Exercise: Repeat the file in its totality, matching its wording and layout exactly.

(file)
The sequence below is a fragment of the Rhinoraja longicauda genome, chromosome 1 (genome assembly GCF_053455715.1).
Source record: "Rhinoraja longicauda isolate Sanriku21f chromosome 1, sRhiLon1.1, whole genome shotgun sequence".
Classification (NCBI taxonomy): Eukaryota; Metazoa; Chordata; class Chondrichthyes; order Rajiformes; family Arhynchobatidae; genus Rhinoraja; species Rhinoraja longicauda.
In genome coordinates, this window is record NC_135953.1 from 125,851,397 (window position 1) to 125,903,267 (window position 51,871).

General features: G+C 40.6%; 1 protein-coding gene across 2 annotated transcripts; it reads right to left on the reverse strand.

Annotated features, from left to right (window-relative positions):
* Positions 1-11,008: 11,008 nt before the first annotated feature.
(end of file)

The sequence below is a fragment of the Rhinoraja longicauda genome, chromosome 1 (genome assembly GCF_053455715.1).
Source record: "Rhinoraja longicauda isolate Sanriku21f chromosome 1, sRhiLon1.1, whole genome shotgun sequence".
Classification (NCBI taxonomy): Eukaryota; Metazoa; Chordata; class Chondrichthyes; order Rajiformes; family Arhynchobatidae; genus Rhinoraja; species Rhinoraja longicauda.
In genome coordinates, this window is record NC_135953.1 from 125,851,397 (window position 1) to 125,903,267 (window position 51,871).

General features: G+C 40.6%; 1 protein-coding gene across 2 annotated transcripts; it reads right to left on the reverse strand.

Annotated features, from left to right (window-relative positions):
* Positions 1-11,008: 11,008 nt before the first annotated feature.